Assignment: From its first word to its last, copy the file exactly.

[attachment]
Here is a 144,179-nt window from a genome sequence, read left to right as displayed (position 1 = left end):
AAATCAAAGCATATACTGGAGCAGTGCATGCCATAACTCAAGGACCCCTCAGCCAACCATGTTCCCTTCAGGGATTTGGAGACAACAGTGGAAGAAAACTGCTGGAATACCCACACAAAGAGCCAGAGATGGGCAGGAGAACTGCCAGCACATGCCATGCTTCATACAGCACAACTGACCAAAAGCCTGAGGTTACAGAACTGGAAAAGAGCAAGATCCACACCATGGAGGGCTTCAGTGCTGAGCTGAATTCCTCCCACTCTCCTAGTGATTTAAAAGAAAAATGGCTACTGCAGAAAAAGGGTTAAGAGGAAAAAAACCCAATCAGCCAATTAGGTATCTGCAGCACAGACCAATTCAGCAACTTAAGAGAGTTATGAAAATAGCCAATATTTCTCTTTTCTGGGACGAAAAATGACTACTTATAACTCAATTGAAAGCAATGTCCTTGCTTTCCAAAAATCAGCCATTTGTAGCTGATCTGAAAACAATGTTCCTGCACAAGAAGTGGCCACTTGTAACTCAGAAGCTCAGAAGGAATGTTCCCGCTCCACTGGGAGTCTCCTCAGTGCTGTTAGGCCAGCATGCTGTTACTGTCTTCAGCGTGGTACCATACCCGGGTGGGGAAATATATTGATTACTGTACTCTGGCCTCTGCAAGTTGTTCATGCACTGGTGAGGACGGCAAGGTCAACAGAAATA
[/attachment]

Here is a 144,179-nt window from a genome sequence, read left to right as displayed (position 1 = left end):
AAATCAAAGCATATACTGGAGCAGTGCATGCCATAACTCAAGGACCCCTCAGCCAACCATGTTCCCTTCAGGGATTTGGAGACAACAGTGGAAGAAAACTGCTGGAATACCCACACAAAGAGCCAGAGATGGGCAGGAGAACTGCCAGCACATGCCATGCTTCATACAGCACAACTGACCAAAAGCCTGAGGTTACAGAACTGGAAAAGAGCAAGATCCACACCATGGAGGGCTTCAGTGCTGAGCTGAATTCCTCCCACTCTCCTAGTGATTTAAAAGAAAAATGGCTACTGCAGAAAAAGGGTTAAGAGGAAAAAAACCCAATCAGCCAATTAGGTATCTGCAGCACAGACCAATTCAGCAACTTAAGAGAGTTATGAAAATAGCCAATATTTCTCTTTTCTGGGACGAAAAATGACTACTTATAACTCAATTGAAAGCAATGTCCTTGCTTTCCAAAAATCAGCCATTTGTAGCTGATCTGAAAACAATGTTCCTGCACAAGAAGTGGCCACTTGTAACTCAGAAGCTCAGAAGGAATGTTCCCGCTCCACTGGGAGTCTCCTCAGTGCTGTTAGGCCAGCATGCTGTTACTGTCTTCAGCGTGGTACCATACCCGGGTGGGGAAATATATTGATTACTGTACTCTGGCCTCTGCAAGTTGTTCATGCACTGGTGAGGACGGCAAGGTCAACAGAAATA